Apple and Amazon are said to be providing funds to Foxconn in a bid to help the Taiwanese company purchase Toshiba’s NAND memory division, according to Foxconn chairman Terry Gou.
The news comes from an interview the chairman conducted with Nikkei Asian Review that details the move by two of the biggest tech titans.
It could see them benefit from cheaper flash memory when building future products, assuming this deal goes ahead.
Foxconn is Apple’s primary contract builder of the iPhone and Amazon’s Kindle. The report claims that Foxconn reportedly asked both companies for help in the bid, that is estimated to come in at $28 billion (approximately £21.5 billion).
Foxconn isn’t the only company in a bidding war for the NAND memory division; there are at least five other companies bidding for NAND. Two of their rivals are reportedly Network Corp of Japan and Development Bank of Japan who are both backed by the state. The Japanese government isn’t said to be fond of the idea of foreign companies taking over Toshiba’s memory division.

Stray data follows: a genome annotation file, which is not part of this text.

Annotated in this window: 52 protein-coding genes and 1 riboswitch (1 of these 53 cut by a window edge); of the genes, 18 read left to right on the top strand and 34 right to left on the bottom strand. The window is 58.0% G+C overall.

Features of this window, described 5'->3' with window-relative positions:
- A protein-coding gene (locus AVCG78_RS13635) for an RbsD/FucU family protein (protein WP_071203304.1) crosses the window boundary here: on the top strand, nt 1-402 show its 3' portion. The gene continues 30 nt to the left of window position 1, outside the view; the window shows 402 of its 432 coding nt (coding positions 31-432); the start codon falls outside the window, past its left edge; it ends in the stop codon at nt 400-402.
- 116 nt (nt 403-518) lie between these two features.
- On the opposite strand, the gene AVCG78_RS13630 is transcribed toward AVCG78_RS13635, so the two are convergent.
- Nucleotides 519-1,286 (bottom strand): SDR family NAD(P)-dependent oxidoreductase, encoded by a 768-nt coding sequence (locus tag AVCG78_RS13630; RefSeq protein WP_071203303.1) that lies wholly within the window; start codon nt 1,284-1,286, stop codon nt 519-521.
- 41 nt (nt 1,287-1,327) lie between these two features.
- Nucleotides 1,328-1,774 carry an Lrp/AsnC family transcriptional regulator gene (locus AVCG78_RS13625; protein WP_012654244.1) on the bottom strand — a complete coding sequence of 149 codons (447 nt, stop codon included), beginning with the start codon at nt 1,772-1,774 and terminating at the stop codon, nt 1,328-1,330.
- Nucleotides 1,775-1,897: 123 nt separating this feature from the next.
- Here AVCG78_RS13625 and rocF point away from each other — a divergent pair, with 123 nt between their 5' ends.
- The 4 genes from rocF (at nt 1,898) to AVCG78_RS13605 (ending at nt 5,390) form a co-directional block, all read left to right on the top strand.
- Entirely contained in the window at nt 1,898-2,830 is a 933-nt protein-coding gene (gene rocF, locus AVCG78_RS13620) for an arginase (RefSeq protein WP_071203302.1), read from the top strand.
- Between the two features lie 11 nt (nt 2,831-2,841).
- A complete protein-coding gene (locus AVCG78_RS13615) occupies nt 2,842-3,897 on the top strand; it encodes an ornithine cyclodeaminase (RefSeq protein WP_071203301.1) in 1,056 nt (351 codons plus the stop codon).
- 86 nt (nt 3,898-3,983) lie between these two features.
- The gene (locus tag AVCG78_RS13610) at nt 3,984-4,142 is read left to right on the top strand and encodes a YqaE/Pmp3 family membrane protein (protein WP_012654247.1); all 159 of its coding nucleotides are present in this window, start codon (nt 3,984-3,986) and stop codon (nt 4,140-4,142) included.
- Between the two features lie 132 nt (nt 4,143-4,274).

The reason Toshiba’s NAND division is so prized is due to the fact it is one of the few companies in the world leading development in flash memory. Instead of building single-plane chips, the kind that have been used for years, NAND stacks chips into layers which allows more data to fit inside. It’s worth noting that Toshiba’s NAND memory division is responsible for inventing flash storage.
Foxconn is no stranger to huge bids, with the company recently purchasing Sharp for $3.5 billion. However Foxconn is going to have to fight off resistance from other companies as well as the Japanese government if it’s going to secure a deal with Toshiba’s NAND division.
Do you think backing from Apple and Amazon will help Foxconn take this deal? Let us know in the comments.